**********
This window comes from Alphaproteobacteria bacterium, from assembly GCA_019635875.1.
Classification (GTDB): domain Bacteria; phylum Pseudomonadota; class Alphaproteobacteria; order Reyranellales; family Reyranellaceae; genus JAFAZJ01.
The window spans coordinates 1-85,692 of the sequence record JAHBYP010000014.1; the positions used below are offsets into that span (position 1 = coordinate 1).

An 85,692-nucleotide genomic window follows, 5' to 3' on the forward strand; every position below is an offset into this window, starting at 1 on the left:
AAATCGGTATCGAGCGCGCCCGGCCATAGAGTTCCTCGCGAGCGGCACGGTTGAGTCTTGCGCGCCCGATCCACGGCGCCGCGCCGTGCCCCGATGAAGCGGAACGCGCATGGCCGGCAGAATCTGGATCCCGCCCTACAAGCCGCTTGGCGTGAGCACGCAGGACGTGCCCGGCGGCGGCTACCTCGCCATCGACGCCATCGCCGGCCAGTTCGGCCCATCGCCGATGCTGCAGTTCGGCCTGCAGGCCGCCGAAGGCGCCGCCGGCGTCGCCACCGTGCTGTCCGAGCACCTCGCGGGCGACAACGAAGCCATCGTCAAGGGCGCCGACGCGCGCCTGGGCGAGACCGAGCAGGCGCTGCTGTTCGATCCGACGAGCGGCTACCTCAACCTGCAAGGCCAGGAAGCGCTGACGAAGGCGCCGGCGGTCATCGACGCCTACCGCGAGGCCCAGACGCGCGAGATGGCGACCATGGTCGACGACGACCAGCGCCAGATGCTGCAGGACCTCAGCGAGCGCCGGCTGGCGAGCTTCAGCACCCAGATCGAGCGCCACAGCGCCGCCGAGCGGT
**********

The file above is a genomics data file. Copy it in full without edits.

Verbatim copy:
This window comes from Alphaproteobacteria bacterium, from assembly GCA_019635875.1.
Classification (GTDB): domain Bacteria; phylum Pseudomonadota; class Alphaproteobacteria; order Reyranellales; family Reyranellaceae; genus JAFAZJ01.
The window spans coordinates 1-85,692 of the sequence record JAHBYP010000014.1; the positions used below are offsets into that span (position 1 = coordinate 1).

An 85,692-nucleotide genomic window follows, 5' to 3' on the forward strand; every position below is an offset into this window, starting at 1 on the left:
AAATCGGTATCGAGCGCGCCCGGCCATAGAGTTCCTCGCGAGCGGCACGGTTGAGTCTTGCGCGCCCGATCCACGGCGCCGCGCCGTGCCCCGATGAAGCGGAACGCGCATGGCCGGCAGAATCTGGATCCCGCCCTACAAGCCGCTTGGCGTGAGCACGCAGGACGTGCCCGGCGGCGGCTACCTCGCCATCGACGCCATCGCCGGCCAGTTCGGCCCATCGCCGATGCTGCAGTTCGGCCTGCAGGCCGCCGAAGGCGCCGCCGGCGTCGCCACCGTGCTGTCCGAGCACCTCGCGGGCGACAACGAAGCCATCGTCAAGGGCGCCGACGCGCGCCTGGGCGAGACCGAGCAGGCGCTGCTGTTCGATCCGACGAGCGGCTACCTCAACCTGCAAGGCCAGGAAGCGCTGACGAAGGCGCCGGCGGTCATCGACGCCTACCGCGAGGCCCAGACGCGCGAGATGGCGACCATGGTCGACGACGACCAGCGCCAGATGCTGCAGGACCTCAGCGAGCGCCGGCTGGCGAGCTTCAGCACCCAGATCGAGCGCCACAGCGCCGCCGAGCGGT